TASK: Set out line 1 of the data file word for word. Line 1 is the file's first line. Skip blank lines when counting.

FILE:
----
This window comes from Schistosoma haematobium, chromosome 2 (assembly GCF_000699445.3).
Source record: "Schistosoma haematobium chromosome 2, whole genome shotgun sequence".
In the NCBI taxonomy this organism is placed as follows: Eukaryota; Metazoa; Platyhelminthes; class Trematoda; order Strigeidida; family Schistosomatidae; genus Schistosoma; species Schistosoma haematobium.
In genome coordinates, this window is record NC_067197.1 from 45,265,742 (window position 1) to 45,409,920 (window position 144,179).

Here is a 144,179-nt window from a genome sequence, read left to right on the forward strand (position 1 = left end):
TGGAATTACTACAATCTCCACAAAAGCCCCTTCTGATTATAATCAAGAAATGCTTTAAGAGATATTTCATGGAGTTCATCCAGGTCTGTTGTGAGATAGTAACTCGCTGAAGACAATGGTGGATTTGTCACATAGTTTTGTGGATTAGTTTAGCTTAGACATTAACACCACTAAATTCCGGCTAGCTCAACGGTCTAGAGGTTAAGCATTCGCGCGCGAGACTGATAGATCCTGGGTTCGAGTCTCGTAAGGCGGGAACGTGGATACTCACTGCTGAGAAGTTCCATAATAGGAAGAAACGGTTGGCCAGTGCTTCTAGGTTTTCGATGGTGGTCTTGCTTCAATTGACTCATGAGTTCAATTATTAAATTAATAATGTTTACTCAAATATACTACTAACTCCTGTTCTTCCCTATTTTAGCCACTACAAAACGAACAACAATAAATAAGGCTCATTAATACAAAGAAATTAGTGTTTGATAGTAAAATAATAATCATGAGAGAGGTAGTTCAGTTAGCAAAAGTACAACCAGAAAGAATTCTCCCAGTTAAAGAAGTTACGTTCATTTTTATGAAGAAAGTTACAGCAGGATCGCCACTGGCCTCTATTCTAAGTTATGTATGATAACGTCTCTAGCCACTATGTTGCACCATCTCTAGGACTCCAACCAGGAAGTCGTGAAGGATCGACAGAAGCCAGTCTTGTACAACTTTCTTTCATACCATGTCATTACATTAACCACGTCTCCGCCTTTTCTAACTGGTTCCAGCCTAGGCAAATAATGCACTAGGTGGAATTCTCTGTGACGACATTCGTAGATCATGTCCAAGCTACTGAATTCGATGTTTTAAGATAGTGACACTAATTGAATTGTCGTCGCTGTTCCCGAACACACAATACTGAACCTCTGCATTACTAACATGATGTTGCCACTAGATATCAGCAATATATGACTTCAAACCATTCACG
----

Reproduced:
This window comes from Schistosoma haematobium, chromosome 2 (assembly GCF_000699445.3).